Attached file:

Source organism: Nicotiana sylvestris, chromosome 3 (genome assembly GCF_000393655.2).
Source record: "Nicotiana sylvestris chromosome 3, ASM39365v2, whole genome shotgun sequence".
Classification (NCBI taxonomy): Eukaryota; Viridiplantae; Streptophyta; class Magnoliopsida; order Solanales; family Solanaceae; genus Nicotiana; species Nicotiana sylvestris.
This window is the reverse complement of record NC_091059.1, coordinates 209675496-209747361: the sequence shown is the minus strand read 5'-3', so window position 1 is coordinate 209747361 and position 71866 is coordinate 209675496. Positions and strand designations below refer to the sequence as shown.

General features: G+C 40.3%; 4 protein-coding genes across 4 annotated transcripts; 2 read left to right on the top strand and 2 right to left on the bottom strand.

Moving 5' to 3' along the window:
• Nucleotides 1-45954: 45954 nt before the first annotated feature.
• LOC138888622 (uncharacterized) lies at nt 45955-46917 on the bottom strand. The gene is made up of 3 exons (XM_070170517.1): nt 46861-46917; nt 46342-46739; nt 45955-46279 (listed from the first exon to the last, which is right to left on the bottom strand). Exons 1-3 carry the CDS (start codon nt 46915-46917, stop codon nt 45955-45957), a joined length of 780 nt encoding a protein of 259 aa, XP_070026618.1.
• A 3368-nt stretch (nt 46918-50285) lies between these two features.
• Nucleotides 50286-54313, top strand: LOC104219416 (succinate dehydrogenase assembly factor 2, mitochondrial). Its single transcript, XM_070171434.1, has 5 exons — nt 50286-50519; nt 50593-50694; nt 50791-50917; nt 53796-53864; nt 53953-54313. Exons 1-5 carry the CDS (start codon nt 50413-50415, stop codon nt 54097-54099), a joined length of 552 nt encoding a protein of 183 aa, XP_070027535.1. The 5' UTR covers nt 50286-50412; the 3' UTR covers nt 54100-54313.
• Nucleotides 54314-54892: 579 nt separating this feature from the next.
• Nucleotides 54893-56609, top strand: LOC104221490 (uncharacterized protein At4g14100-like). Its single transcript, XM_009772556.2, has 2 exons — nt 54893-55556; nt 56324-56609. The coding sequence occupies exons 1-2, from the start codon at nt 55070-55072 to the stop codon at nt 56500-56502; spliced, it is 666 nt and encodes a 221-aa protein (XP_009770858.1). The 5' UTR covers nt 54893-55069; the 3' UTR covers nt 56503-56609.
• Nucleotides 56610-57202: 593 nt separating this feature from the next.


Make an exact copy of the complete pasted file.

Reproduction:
Source organism: Nicotiana sylvestris, chromosome 3 (genome assembly GCF_000393655.2).
Source record: "Nicotiana sylvestris chromosome 3, ASM39365v2, whole genome shotgun sequence".
Classification (NCBI taxonomy): Eukaryota; Viridiplantae; Streptophyta; class Magnoliopsida; order Solanales; family Solanaceae; genus Nicotiana; species Nicotiana sylvestris.
This window is the reverse complement of record NC_091059.1, coordinates 209675496-209747361: the sequence shown is the minus strand read 5'-3', so window position 1 is coordinate 209747361 and position 71866 is coordinate 209675496. Positions and strand designations below refer to the sequence as shown.

General features: G+C 40.3%; 4 protein-coding genes across 4 annotated transcripts; 2 read left to right on the top strand and 2 right to left on the bottom strand.

Moving 5' to 3' along the window:
• Nucleotides 1-45954: 45954 nt before the first annotated feature.
• LOC138888622 (uncharacterized) lies at nt 45955-46917 on the bottom strand. The gene is made up of 3 exons (XM_070170517.1): nt 46861-46917; nt 46342-46739; nt 45955-46279 (listed from the first exon to the last, which is right to left on the bottom strand). Exons 1-3 carry the CDS (start codon nt 46915-46917, stop codon nt 45955-45957), a joined length of 780 nt encoding a protein of 259 aa, XP_070026618.1.
• A 3368-nt stretch (nt 46918-50285) lies between these two features.
• Nucleotides 50286-54313, top strand: LOC104219416 (succinate dehydrogenase assembly factor 2, mitochondrial). Its single transcript, XM_070171434.1, has 5 exons — nt 50286-50519; nt 50593-50694; nt 50791-50917; nt 53796-53864; nt 53953-54313. Exons 1-5 carry the CDS (start codon nt 50413-50415, stop codon nt 54097-54099), a joined length of 552 nt encoding a protein of 183 aa, XP_070027535.1. The 5' UTR covers nt 50286-50412; the 3' UTR covers nt 54100-54313.
• Nucleotides 54314-54892: 579 nt separating this feature from the next.
• Nucleotides 54893-56609, top strand: LOC104221490 (uncharacterized protein At4g14100-like). Its single transcript, XM_009772556.2, has 2 exons — nt 54893-55556; nt 56324-56609. The coding sequence occupies exons 1-2, from the start codon at nt 55070-55072 to the stop codon at nt 56500-56502; spliced, it is 666 nt and encodes a 221-aa protein (XP_009770858.1). The 5' UTR covers nt 54893-55069; the 3' UTR covers nt 56503-56609.
• Nucleotides 56610-57202: 593 nt separating this feature from the next.